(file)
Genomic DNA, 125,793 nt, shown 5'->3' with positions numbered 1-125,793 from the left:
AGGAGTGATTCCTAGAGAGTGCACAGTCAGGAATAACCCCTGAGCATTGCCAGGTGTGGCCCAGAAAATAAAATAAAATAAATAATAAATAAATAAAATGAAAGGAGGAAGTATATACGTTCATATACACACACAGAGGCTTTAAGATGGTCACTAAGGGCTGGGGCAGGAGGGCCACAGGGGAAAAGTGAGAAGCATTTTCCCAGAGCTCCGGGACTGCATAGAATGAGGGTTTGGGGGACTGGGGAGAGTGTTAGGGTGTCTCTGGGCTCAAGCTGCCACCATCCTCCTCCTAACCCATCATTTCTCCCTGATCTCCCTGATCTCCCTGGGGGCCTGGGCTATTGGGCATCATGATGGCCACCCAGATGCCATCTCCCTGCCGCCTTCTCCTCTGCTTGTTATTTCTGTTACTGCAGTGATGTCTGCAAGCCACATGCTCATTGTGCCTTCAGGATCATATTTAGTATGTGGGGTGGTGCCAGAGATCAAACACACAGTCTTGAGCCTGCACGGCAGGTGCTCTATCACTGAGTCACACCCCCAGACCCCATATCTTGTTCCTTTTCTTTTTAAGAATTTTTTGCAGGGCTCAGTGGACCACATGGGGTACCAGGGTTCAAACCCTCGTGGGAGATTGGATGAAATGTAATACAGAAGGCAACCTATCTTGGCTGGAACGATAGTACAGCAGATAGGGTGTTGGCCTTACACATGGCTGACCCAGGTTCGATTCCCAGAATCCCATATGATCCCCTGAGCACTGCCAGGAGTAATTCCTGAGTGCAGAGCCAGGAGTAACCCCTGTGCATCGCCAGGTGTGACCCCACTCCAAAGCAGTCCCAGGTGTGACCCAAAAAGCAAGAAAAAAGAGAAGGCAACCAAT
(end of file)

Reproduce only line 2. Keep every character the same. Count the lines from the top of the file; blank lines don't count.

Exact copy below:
AGGAGTGATTCCTAGAGAGTGCACAGTCAGGAATAACCCCTGAGCATTGCCAGGTGTGGCCCAGAAAATAAAATAAAATAAATAATAAATAAATAAAATGAAAGGAGGAAGTATATACGTTCATATACACACACAGAGGCTTTAAGATGGTCACTAAGGGCTGGGGCAGGAGGGCCACAGGGGAAAAGTGAGAAGCATTTTCCCAGAGCTCCGGGACTGCATAGAATGAGGGTTTGGGGGACTGGGGAGAGTGTTAGGGTGTCTCTGGGCTCAAGCTGCCACCATCCTCCTCCTAACCCATCATTTCTCCCTGATCTCCCTGATCTCCCTGGGGGCCTGGGCTATTGGGCATCATGATGGCCACCCAGATGCCATCTCCCTGCCGCCTTCTCCTCTGCTTGTTATTTCTGTTACTGCAGTGATGTCTGCAAGCCACATGCTCATTGTGCCTTCAGGATCATATTTAGTATGTGGGGTGGTGCCAGAGATCAAACACACAGTCTTGAGCCTGCACGGCAGGTGCTCTATCACTGAGTCACACCCCCAGACCCCATATCTTGTTCCTTTTCTTTTTAAGAATTTTTTGCAGGGCTCAGTGGACCACATGGGGTACCAGGGTTCAAACCCTCGTGGGAGATTGGATGAAATGTAATACAGAAGGCAACCTATCTTGGCTGGAACGATAGTACAGCAGATAGGGTGTTGGCCTTACACATGGCTGACCCAGGTTCGATTCCCAGAATCCCATATGATCCCCTGAGCACTGCCAGGAGTAATTCCTGAGTGCAGAGCCAGGAGTAACCCCTGTGCATCGCCAGGTGTGACCCCACTCCAAAGCAGTCCCAGGTGTGACCCAAAAAGCAAGAAAAAAGAGAAGGCAACCAAT